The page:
A reporter who angered Prime Minister Prayuth Chan-o-cha by crossing her legs has been banned from entering the Government House due to her “fake reporting,” a government spokesperson said last night, while the national journalists organization condemned her “lack of respect.”
After the female reporter, who works for a Japanese news agency, drew a strong rebuke from Prayuth over the way she sat, spokesperson Natreeya Taweewong said she was barred from future press briefings for spreading misinformation about how top officials treat reporters.
“I verbally requested the news agency train her on publishing [incorrect information],” Natreeya said. “And I asked them to suspend her from reporting inside the Government House until her behavior improves.”
Though Natreeya did not elaborate on the nature of that misinformation was, a tweet from the Twitter account of Kamonthip Aungsakularporn, a reporter for Japanese newspaper Tokyo Shimbun, identified herself as the one Prayuth upbraided. Prior to that incident, she had tweeted that she was made to wait in front of the administration building like “a dog” for senior officials.
“I felt like I’m a dog at 7-Eleven that sits in the door for cool air from the AC waiting for ministers coming out from their [offices] to interview them,” she tweeted. Her account has since been made private.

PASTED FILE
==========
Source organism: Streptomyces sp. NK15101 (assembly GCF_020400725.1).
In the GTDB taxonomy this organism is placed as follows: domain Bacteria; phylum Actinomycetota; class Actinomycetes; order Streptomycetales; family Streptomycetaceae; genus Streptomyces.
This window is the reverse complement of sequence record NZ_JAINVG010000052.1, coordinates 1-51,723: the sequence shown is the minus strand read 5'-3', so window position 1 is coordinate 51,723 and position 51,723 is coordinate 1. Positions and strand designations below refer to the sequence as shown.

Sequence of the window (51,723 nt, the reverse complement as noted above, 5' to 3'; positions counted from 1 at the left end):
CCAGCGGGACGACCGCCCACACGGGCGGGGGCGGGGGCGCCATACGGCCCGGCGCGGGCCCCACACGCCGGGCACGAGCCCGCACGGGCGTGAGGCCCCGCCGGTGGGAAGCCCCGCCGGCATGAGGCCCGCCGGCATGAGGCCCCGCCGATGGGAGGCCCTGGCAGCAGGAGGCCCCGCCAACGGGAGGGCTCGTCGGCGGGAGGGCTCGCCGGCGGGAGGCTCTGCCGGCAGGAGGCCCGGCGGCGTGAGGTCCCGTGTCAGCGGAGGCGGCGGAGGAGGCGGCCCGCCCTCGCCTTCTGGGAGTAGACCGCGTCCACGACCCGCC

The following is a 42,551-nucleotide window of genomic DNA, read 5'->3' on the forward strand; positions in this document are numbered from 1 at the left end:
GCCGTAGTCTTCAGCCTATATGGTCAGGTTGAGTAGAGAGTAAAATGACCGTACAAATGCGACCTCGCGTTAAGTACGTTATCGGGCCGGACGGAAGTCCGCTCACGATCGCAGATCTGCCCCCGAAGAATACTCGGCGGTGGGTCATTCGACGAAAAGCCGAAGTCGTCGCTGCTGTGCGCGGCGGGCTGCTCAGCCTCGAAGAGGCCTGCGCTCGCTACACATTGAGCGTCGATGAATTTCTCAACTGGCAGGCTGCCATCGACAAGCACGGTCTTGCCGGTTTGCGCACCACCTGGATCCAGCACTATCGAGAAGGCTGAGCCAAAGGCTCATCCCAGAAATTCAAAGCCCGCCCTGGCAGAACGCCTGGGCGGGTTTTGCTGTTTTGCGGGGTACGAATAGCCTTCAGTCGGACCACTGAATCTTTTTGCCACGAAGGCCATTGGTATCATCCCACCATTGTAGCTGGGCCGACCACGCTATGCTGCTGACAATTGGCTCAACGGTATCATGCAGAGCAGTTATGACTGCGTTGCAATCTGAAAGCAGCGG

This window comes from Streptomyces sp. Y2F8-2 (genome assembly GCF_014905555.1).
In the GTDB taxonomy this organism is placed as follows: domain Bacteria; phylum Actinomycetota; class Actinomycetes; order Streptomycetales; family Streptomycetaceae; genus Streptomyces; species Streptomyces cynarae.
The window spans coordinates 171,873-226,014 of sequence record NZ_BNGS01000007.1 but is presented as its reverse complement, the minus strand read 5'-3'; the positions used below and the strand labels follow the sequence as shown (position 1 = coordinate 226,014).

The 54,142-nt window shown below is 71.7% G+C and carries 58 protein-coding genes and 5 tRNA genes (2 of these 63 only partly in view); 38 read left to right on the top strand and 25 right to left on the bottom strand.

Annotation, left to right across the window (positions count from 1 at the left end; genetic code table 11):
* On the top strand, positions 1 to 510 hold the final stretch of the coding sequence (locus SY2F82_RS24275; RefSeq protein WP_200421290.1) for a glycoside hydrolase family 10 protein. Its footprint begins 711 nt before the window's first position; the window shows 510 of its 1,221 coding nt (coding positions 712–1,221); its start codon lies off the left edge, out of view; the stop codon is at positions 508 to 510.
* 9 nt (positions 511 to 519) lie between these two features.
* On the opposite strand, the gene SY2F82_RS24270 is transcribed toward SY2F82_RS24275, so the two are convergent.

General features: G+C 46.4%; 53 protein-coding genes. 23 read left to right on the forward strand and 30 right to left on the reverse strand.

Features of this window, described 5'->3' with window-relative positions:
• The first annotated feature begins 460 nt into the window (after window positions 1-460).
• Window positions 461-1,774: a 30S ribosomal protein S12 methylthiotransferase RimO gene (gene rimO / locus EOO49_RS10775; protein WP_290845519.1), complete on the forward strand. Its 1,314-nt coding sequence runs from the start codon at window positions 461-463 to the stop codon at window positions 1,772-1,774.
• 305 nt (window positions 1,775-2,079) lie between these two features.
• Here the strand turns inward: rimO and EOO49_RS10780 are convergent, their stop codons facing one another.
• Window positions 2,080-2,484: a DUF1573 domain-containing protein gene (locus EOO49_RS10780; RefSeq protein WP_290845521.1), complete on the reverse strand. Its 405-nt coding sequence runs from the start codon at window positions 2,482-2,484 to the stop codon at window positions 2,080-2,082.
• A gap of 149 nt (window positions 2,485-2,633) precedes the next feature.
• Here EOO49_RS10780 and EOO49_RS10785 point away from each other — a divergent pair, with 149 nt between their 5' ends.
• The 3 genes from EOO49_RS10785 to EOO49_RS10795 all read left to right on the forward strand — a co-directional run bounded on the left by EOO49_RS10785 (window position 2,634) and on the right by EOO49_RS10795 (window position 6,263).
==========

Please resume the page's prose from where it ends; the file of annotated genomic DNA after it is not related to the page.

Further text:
Banyong Suwanpong of Thai Journalists Association’s ethics body criticized the reporter for showing a “lack of respect toward her seniors” by crossing her legs.
“Good Thai tradition never changes and its value of respecting seniors remains,” Banyong said. “This applies to reporters, who should show respect to the place and sources through what they wear and how they act.”
After denying that the woman’s posture was the reason she was now barred from the building, the spokesperson said that her crossed legs were not a “normal” sitting pose, as one leg was higher up and her foot pointed toward the prime minister’s podium while he was talking.
Prayuth Chan-o-cha on Tuesday interrupted his own news conference to challenge the reporter to uncross her legs, which traditionalists see as a sign of disrespect toward one’s superiors.
“Can you not put your leg down?! You’re crossing your legs like that before me. Can you? Your leg, your foot. Eh?” Prayuth said into the microphone, footage of which drew renewed criticism of the prime minister’s leadership and maturity, especially after he had just made headlines around the world for spraying reporters with disinfectant.